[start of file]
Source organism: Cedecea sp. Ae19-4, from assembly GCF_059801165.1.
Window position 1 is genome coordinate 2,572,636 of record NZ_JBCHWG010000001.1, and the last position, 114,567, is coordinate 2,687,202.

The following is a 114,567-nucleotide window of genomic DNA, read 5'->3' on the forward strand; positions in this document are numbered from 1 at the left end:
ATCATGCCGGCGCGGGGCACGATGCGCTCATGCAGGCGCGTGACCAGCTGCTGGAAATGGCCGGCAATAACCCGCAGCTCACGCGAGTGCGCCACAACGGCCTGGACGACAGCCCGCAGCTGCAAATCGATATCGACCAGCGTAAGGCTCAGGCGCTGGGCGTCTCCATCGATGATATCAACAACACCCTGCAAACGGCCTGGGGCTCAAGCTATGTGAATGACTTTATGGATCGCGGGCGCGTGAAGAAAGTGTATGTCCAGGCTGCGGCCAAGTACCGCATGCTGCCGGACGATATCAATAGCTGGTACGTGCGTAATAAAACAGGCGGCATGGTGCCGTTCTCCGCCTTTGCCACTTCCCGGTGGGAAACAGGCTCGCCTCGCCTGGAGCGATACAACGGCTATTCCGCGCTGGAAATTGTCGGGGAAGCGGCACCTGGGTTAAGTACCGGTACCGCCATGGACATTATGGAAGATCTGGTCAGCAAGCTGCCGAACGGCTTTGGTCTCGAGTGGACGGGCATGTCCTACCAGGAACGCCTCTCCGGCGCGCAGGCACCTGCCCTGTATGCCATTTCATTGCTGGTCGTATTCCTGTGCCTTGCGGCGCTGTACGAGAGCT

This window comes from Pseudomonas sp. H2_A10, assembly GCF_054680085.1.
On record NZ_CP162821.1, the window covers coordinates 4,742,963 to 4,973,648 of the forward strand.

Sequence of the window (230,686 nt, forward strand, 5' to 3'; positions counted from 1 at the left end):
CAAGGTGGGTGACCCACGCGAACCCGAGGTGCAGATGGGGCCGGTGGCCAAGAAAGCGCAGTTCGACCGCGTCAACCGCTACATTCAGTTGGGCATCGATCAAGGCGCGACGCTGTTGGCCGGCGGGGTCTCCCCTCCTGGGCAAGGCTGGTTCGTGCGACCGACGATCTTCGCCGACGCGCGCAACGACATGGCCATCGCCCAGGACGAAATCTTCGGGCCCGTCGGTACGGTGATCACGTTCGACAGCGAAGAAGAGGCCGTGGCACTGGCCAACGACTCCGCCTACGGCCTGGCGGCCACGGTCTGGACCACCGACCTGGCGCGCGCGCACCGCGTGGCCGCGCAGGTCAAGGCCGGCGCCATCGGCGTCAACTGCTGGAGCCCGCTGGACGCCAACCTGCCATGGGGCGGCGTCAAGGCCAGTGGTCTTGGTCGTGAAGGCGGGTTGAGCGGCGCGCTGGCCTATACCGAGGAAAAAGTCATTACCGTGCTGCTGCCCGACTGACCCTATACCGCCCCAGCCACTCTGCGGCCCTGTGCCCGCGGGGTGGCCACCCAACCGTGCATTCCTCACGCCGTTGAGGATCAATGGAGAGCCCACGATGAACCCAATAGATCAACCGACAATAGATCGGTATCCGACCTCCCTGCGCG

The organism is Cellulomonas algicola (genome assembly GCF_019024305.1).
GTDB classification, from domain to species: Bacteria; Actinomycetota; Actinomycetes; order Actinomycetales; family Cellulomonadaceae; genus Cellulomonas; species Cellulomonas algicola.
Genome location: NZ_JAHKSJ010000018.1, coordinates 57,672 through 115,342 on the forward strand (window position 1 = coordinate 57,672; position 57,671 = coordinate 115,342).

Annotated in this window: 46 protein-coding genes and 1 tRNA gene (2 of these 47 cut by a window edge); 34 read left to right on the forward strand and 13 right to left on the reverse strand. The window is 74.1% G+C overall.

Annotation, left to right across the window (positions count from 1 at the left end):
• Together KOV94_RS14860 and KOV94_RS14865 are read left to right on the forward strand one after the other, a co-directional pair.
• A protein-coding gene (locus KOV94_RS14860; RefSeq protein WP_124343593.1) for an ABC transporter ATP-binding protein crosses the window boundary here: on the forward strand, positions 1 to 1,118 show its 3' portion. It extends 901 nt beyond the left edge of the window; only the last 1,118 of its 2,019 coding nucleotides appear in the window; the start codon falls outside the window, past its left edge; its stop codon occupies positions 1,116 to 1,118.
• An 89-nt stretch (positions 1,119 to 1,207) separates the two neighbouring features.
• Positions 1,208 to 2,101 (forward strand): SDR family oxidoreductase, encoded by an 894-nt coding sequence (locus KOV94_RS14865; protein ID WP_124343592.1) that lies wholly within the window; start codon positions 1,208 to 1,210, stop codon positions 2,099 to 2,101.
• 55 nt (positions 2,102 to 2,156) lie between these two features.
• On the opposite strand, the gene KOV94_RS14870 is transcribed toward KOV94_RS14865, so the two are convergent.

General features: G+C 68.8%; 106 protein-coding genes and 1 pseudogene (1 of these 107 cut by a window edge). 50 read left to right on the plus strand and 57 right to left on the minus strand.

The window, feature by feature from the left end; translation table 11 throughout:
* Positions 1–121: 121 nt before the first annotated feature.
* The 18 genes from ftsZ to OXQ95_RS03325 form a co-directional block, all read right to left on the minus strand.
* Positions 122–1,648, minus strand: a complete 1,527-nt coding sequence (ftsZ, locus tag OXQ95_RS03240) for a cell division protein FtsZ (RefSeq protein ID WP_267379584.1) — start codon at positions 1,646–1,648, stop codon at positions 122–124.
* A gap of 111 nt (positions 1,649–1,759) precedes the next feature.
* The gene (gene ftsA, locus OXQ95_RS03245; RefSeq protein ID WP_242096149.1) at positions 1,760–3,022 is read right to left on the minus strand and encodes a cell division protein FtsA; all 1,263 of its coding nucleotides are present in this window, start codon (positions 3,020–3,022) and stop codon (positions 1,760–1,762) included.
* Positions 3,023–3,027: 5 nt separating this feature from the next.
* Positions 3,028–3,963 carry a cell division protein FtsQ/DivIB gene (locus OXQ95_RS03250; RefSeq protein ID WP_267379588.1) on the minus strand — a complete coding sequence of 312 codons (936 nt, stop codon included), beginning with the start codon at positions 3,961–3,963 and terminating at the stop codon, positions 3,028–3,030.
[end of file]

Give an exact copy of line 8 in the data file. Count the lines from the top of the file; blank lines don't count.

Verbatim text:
CAAGGTGGGTGACCCACGCGAACCCGAGGTGCAGATGGGGCCGGTGGCCAAGAAAGCGCAGTTCGACCGCGTCAACCGCTACATTCAGTTGGGCATCGATCAAGGCGCGACGCTGTTGGCCGGCGGGGTCTCCCCTCCTGGGCAAGGCTGGTTCGTGCGACCGACGATCTTCGCCGACGCGCGCAACGACATGGCCATCGCCCAGGACGAAATCTTCGGGCCCGTCGGTACGGTGATCACGTTCGACAGCGAAGAAGAGGCCGTGGCACTGGCCAACGACTCCGCCTACGGCCTGGCGGCCACGGTCTGGACCACCGACCTGGCGCGCGCGCACCGCGTGGCCGCGCAGGTCAAGGCCGGCGCCATCGGCGTCAACTGCTGGAGCCCGCTGGACGCCAACCTGCCATGGGGCGGCGTCAAGGCCAGTGGTCTTGGTCGTGAAGGCGGGTTGAGCGGCGCGCTGGCCTATACCGAGGAAAAAGTCATTACCGTGCTGCTGCCCGACTGACCCTATACCGCCCCAGCCACTCTGCGGCCCTGTGCCCGCGGGGTGGCCACCCAACCGTGCATTCCTCACGCCGTTGAGGATCAATGGAGAGCCCACGATGAACCCAATAGATCAACCGACAATAGATCGGTATCCGACCTCCCTGCGCG